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Parallel Prayers for life….

This week we wrap up our series on perspective during difficult times.
 
We started out with situational perspective, as we walked alongside a man who was distressed with his own circumstances of having no shoes, until he wandered upon someone who had no feet. His perspective was changed by the circumstances of others.
 
The next week we looked at how we can often transform our perspective, even in difficult times, through a man who had experienced the death of all three of his children. He gave us insight into the power we have to choose a transformational perspective, even in the most difficult circumstances.
 
And the final two weeks we touched upon our perspective, on this side of eternity and on the other side, through the eyes of a child, the story of a dragonfly and power found within keeping an eternal perspective.
 
This week we will close with a view that attempts to grasp, in some small way, God’s perspective. A view that is much bigger than ours, more eternally focused than ours, and one that knows the impact of difficult circumstances we endure with a perspective that we will one day understand more completely.
 
This story shares a perspective from this side of eternity, to the other side, and back again, through the power of the gift of life.

Walking back from the mailbox I glanced at the envelopes, quickly classifying what had been delivered. Junk, junk, bill, bill, magazine, more junk, offers to paint my house, offers to mow my lawn, a “not sure” envelope, another “not sure” envelope, a “could be interesting” envelope, and more junk.

I go through this routine each time I go to the mailbox. My goal is to have determined what is junk and throw it in the recycling bin before I walk back into the house, so as to minimize the amount of mail, and focus my attention.

In this digital age it has become more and more unusual for people to receive handwritten notes. So, as marketing companies have also discovered, a handwritten name and address, on the front of an envelope, generally means it’s “an opener.” Little did I know that one letter I classified as “an opener” that day, would open my heart and include both an earthly and divine message.

A mere glimpse of God’s perspective.

The letter was from a young lady. I didn’t know who she was, but she went on to tell me that she had been the recipient of my son’s liver. She was now in her early twenties, and had been 14 when she received the donated organ. She let me know that she had, after receiving his liver, decided to become a nurse…a pediatric nurse…a career in helping children made possible by a child who had given life to her.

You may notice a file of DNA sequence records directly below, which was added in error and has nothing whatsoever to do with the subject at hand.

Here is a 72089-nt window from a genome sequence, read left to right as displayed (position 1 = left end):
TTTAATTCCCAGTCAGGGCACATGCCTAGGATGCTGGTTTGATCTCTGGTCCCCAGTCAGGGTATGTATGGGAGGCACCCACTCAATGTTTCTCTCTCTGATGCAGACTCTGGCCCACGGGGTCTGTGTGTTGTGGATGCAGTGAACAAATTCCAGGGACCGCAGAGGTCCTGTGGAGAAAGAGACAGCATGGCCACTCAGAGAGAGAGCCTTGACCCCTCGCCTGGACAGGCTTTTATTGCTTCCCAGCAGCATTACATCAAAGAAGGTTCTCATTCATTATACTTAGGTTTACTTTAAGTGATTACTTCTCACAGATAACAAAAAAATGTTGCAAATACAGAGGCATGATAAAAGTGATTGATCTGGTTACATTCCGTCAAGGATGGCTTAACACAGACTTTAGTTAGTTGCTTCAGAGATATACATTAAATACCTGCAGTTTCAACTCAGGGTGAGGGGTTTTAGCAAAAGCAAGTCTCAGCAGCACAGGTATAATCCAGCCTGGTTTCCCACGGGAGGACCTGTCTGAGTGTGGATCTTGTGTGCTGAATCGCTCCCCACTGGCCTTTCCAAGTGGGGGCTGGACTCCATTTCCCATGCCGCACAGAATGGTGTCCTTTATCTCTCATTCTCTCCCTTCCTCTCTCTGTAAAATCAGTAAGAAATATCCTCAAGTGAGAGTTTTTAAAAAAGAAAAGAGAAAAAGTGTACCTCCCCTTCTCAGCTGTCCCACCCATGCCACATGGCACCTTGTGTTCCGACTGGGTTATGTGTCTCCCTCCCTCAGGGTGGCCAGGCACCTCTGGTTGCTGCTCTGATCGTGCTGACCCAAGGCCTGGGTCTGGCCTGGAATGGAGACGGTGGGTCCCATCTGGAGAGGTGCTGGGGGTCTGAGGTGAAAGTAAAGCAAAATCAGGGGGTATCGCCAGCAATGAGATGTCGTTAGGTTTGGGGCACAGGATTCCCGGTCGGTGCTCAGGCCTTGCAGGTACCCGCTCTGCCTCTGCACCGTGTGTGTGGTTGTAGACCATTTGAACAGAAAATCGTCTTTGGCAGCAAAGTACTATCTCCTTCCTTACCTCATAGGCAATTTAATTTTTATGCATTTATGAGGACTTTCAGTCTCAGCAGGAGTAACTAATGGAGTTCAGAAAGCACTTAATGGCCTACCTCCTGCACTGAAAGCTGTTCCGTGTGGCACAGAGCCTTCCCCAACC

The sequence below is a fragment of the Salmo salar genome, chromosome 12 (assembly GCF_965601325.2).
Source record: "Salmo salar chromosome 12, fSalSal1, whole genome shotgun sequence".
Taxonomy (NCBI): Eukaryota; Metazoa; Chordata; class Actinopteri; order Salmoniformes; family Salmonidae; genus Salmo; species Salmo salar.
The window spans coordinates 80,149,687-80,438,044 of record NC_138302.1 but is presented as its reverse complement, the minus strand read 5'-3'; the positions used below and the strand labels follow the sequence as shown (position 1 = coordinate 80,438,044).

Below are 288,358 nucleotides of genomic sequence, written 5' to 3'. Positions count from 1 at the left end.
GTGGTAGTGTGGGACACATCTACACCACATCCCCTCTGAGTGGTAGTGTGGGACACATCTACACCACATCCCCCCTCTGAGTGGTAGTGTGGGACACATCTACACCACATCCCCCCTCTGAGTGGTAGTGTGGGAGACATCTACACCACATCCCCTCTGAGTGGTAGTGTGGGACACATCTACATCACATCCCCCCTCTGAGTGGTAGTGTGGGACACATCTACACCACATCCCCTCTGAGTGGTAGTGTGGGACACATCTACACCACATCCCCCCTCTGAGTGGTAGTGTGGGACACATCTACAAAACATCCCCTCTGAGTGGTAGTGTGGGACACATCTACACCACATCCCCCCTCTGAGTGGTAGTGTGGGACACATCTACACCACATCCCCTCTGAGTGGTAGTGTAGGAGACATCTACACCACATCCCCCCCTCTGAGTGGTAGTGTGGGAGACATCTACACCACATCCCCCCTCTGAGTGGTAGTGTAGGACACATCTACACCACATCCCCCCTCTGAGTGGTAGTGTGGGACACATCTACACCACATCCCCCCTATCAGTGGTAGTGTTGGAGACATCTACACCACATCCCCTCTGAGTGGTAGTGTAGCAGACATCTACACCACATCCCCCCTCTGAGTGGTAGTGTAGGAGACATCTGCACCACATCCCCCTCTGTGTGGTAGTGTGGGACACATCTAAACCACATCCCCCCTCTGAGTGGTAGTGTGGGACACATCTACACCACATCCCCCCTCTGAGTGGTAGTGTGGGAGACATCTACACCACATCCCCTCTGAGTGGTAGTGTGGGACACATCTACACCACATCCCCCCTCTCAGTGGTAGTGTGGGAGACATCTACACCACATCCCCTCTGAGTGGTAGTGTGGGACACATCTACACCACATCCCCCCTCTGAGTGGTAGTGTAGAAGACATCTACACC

Years before…as my son laid in a bed in ICU, just a few hours away from meeting God, there was a 14 year old girl, in desperate need of a liver, to save her life. God had listened to, most likely, parallel prayers from two moms, prayers seeking the same answer from God, for their child to live. His ever so gentle “No” to me became the “Yes” for another mom. These prayers, with different answers, came from the same loving God who compassionately and mercifully walks us through all of His answers…if we let Him.

There are so many people today that find themselves in “parallel prayers” or will someday find themselves in those most difficult of prayers. So what should the Church, as a whole, and individual Christians do when placed in the difficult circumstance of dealing with death, yet being given the simultaneous opportunity to save a life?

The church has concerned itself, and quite rightly, with the need for people to hear the gospel of Jesus and our responsibilities to spread the Gospel as commanded in the Great Commission. But have they addressed their role, as it relates to the Greatest Commandment, by loving others and becoming a “partner with God” in healing people and saving lives through an active organ donation outreach? So, what is the real need out there? Is it a great enough need for the body of Christ to prioritize?

According to the US Department of Health and Human Resources’ Organ Procurement and Transplantation Network (“OPTN”) there are currently 114,890 people on waiting lists for organs. Of these, there are currently 3,045 individuals on waiting lists in North Carolina.  Almost half of those individuals have been on waiting lists for over two years.